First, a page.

52. What a “great attitude” from the Patriots, considering Wes has carried them for the last few years. Good luck to Wes in Denver, and no one other than Patriot fans cares about the Patriots, they are a “law” unto themselves.

  53. Have you ever tried to negotiate with a side that is making unreasonable demands? Until you do, its really hard to understand the feelings and basic lack of options you have in that situation. You believe one thing, they believe another, talking becomes a waste of time. What’s clear here is that Wes got less than what he was offered two years in a row from the Pats. His true value was set by the market because his agents believed the Pats were playing low ball and were forced to prove their number on the open market. What the market proved was the Pats number was above market, but it was too late for Welkers camp to go back.

    If that Pats made what was an above market offer, your damn right it was take it or leave it, problem was Welker’s agents didn’t have the good business sense to take it. Hence he’s a Bronco for a year.

  54. I don’t get it. If patriots offered welker more money then why didn’t they match Denver’s offer which was less.welker gave them that option.

  55. Dunn screwed up and overestimated the market for WW, leading him to reject the best offer he received. Now he’s publicly blaming everyone else in an attempt to keep his client.

    Wes has been in decline and the beating he has taken for the last 5 years is showing. That’s why the Broncos contract is only guaranteed for one deal. However, I see both teams winning, Denver in the short term and NE in the long. I think Welker may be the one with regrets, especially if that press conference was anything to go by.

  56. I definitely believe Wes Welker before I believe “BB”/Kraft. The Patriots have history of low balling players, and they did it again with Welker.

  57. To those who accused tha Patriots of being cheap, they spend all the money that the cap allow, like most teams. What do you expect them to do to pay more?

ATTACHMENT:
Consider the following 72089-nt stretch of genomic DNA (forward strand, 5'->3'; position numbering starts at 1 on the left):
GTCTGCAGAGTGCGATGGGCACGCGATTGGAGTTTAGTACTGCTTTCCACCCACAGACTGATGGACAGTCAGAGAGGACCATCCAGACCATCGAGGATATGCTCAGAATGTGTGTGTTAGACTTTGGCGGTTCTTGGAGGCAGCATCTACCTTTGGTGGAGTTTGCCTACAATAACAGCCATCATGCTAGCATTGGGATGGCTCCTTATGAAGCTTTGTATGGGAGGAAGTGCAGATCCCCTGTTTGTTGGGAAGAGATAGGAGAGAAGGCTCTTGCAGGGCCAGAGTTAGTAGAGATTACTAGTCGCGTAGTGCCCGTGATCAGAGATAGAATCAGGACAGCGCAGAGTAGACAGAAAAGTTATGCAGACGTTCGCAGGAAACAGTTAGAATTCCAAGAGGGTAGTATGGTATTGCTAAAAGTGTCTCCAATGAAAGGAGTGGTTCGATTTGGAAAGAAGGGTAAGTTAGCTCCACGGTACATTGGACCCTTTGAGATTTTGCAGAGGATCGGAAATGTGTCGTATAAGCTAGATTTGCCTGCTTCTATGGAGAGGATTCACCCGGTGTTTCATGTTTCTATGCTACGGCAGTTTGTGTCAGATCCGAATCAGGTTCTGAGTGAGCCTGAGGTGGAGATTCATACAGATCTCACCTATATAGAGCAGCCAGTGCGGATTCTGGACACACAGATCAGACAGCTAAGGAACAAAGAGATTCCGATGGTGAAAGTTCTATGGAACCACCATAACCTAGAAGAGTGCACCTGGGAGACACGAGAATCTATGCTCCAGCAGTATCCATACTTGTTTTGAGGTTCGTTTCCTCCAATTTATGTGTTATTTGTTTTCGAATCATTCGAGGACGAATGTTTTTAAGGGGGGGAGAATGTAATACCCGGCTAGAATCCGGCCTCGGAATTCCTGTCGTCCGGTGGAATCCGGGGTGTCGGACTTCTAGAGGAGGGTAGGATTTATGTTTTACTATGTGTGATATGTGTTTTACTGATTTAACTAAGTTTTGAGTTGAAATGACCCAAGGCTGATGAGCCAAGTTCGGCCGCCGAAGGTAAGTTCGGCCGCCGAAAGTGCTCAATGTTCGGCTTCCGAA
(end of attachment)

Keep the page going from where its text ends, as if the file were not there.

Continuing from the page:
58. Love all these cheapskate statements especially from fans whose teams haven’t sniffed the playoffs in several years.

    Folks its business. Should the Patriots have waited for Wes to make his decision after FA started. Its been two years and his agents misread the market.

    Belichick makes decisions on what he perceives is best for the team and his track record is pretty good. He sees every practice/play/game of his players and possibly he sees a player beginning his decline.Welker would have never dropped that pass in the Ravens game two years ago.

    Like it or not, that is how business is done in Foxboro which is why the Patriots have been an elite team for more than the past decade and remain favorites to return to the SB this year.Belichick will always move on a year early than a year too late.

    For the last time, Amendola was not brought in to replace Welker but is another piece of an offense that needed to be retooled after playoff losses the past few seasons.

  59. Does everybody now understand the new trend in agent tactics? When you sign a player to a new team, you trash and slam the previous team as negative reinforcement that they will hopefully learn from the next time. These agents are evolving to become sneakier at getting away with infringing upon their fiduciary responsibilities.

  60. I think the Patriots did exactly the right thing. A team cannot let an older player dictate to them what he thinks he is worth. Go Patriots, great policy, don’t change a thing! Let Welker go before his talents diminish!

    Signed: All the Dolphins fans

  61. I think Welker had enough of Kraft’s attempts to lowball him and didn’t feel that the Kraft understood his value. Welker’s 1350 yards, 118 catches, endless 3rd down conversions, and the ability to read defenses with Brady made him worth much more than what Kraft was offering. The Patriot’s tight ends are great but Welker is a more important piece of the offense.

  62. These negotiations are a pox on both houses but Dunn is the one who did a very poor job by his client. The Patriots had a plan B that may be of greater value both near term and long term. Welker’s agent forced his client into a plan B that is a very poor deal in a number of respects with the lone exception that he gets to play for a contender and with a Hall Of Fame quarterback.

  63. Wes was offered 2 years 18 mill before last year’s franchise tag was signed. The Pats absolutely predicted the market would change this year. Wes’ agents did not. You do NOT pay for past performance. Considering age and wear and tear, and the new cap, 2 years 10 mill was appropriate. You do not pay older players huge money. Could they have done 2 years 12 mill? Sure. Did Kraft want Wes to be a Pat for life? Probably, sure. The Pats are not “cheap” they spend to the cap every year. They’re not one of those teams that are 10 mill under the cap.